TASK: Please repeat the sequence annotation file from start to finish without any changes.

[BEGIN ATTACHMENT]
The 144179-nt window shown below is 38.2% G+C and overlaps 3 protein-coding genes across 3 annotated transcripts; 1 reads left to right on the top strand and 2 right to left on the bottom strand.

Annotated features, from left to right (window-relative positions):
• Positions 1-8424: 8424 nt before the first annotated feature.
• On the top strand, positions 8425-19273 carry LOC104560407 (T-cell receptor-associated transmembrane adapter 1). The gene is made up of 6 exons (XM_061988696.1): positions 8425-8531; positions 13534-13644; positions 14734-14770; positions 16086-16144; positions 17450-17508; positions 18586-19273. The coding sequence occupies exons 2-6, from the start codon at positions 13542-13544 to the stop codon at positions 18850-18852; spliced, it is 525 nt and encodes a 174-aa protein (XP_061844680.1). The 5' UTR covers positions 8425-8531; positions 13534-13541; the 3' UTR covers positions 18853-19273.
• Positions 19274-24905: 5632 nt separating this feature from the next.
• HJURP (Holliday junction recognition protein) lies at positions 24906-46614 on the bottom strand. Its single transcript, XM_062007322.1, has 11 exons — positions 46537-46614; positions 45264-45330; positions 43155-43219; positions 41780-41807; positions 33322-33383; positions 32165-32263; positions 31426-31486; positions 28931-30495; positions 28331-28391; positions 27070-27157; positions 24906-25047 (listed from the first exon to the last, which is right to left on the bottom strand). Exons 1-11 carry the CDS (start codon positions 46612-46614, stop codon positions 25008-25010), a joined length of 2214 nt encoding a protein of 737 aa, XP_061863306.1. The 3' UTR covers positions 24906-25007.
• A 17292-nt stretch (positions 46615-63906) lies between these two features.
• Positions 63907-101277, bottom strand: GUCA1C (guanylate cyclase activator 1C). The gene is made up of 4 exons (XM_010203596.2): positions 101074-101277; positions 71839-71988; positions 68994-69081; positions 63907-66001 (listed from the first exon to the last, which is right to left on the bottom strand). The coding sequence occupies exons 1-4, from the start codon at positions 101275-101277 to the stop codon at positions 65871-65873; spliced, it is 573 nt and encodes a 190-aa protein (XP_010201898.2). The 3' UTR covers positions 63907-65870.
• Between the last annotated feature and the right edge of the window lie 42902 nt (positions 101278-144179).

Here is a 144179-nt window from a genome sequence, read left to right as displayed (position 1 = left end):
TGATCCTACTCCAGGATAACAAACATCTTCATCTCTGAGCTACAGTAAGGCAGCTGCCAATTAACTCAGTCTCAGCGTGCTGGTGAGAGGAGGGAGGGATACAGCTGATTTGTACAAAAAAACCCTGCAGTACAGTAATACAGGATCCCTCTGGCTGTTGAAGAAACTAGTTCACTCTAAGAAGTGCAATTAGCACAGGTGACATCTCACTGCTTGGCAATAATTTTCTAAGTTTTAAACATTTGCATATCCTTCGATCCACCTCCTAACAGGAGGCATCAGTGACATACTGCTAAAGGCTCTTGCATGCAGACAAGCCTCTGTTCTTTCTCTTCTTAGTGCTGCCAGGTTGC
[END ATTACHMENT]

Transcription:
The 144179-nt window shown below is 38.2% G+C and overlaps 3 protein-coding genes across 3 annotated transcripts; 1 reads left to right on the top strand and 2 right to left on the bottom strand.

Annotated features, from left to right (window-relative positions):
• Positions 1-8424: 8424 nt before the first annotated feature.
• On the top strand, positions 8425-19273 carry LOC104560407 (T-cell receptor-associated transmembrane adapter 1). The gene is made up of 6 exons (XM_061988696.1): positions 8425-8531; positions 13534-13644; positions 14734-14770; positions 16086-16144; positions 17450-17508; positions 18586-19273. The coding sequence occupies exons 2-6, from the start codon at positions 13542-13544 to the stop codon at positions 18850-18852; spliced, it is 525 nt and encodes a 174-aa protein (XP_061844680.1). The 5' UTR covers positions 8425-8531; positions 13534-13541; the 3' UTR covers positions 18853-19273.
• Positions 19274-24905: 5632 nt separating this feature from the next.
• HJURP (Holliday junction recognition protein) lies at positions 24906-46614 on the bottom strand. Its single transcript, XM_062007322.1, has 11 exons — positions 46537-46614; positions 45264-45330; positions 43155-43219; positions 41780-41807; positions 33322-33383; positions 32165-32263; positions 31426-31486; positions 28931-30495; positions 28331-28391; positions 27070-27157; positions 24906-25047 (listed from the first exon to the last, which is right to left on the bottom strand). Exons 1-11 carry the CDS (start codon positions 46612-46614, stop codon positions 25008-25010), a joined length of 2214 nt encoding a protein of 737 aa, XP_061863306.1. The 3' UTR covers positions 24906-25007.
• A 17292-nt stretch (positions 46615-63906) lies between these two features.
• Positions 63907-101277, bottom strand: GUCA1C (guanylate cyclase activator 1C). The gene is made up of 4 exons (XM_010203596.2): positions 101074-101277; positions 71839-71988; positions 68994-69081; positions 63907-66001 (listed from the first exon to the last, which is right to left on the bottom strand). The coding sequence occupies exons 1-4, from the start codon at positions 101275-101277 to the stop codon at positions 65871-65873; spliced, it is 573 nt and encodes a 190-aa protein (XP_010201898.2). The 3' UTR covers positions 63907-65870.
• Between the last annotated feature and the right edge of the window lie 42902 nt (positions 101278-144179).

Here is a 144179-nt window from a genome sequence, read left to right as displayed (position 1 = left end):
TGATCCTACTCCAGGATAACAAACATCTTCATCTCTGAGCTACAGTAAGGCAGCTGCCAATTAACTCAGTCTCAGCGTGCTGGTGAGAGGAGGGAGGGATACAGCTGATTTGTACAAAAAAACCCTGCAGTACAGTAATACAGGATCCCTCTGGCTGTTGAAGAAACTAGTTCACTCTAAGAAGTGCAATTAGCACAGGTGACATCTCACTGCTTGGCAATAATTTTCTAAGTTTTAAACATTTGCATATCCTTCGATCCACCTCCTAACAGGAGGCATCAGTGACATACTGCTAAAGGCTCTTGCATGCAGACAAGCCTCTGTTCTTTCTCTTCTTAGTGCTGCCAGGTTGC